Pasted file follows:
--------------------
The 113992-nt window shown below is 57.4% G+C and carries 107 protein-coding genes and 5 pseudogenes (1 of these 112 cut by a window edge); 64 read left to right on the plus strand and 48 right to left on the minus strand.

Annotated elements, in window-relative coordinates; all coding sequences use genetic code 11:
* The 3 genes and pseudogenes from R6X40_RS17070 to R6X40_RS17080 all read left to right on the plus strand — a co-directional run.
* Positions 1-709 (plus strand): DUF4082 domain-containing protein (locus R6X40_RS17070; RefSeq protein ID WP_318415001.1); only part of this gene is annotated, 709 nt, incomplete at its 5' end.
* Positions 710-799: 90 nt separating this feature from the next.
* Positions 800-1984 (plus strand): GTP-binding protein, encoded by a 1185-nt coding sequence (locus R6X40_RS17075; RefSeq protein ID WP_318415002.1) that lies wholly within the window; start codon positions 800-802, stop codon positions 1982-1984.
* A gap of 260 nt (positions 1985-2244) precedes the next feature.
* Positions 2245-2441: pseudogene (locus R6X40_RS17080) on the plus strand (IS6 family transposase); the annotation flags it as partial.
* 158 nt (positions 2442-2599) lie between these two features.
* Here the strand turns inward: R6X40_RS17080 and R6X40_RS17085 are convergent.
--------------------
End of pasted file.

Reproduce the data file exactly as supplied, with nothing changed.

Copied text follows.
The 113992-nt window shown below is 57.4% G+C and carries 107 protein-coding genes and 5 pseudogenes (1 of these 112 cut by a window edge); 64 read left to right on the plus strand and 48 right to left on the minus strand.

Annotated elements, in window-relative coordinates; all coding sequences use genetic code 11:
* The 3 genes and pseudogenes from R6X40_RS17070 to R6X40_RS17080 all read left to right on the plus strand — a co-directional run.
* Positions 1-709 (plus strand): DUF4082 domain-containing protein (locus R6X40_RS17070; RefSeq protein ID WP_318415001.1); only part of this gene is annotated, 709 nt, incomplete at its 5' end.
* Positions 710-799: 90 nt separating this feature from the next.
* Positions 800-1984 (plus strand): GTP-binding protein, encoded by a 1185-nt coding sequence (locus R6X40_RS17075; RefSeq protein ID WP_318415002.1) that lies wholly within the window; start codon positions 800-802, stop codon positions 1982-1984.
* A gap of 260 nt (positions 1985-2244) precedes the next feature.
* Positions 2245-2441: pseudogene (locus R6X40_RS17080) on the plus strand (IS6 family transposase); the annotation flags it as partial.
* 158 nt (positions 2442-2599) lie between these two features.
* Here the strand turns inward: R6X40_RS17080 and R6X40_RS17085 are convergent.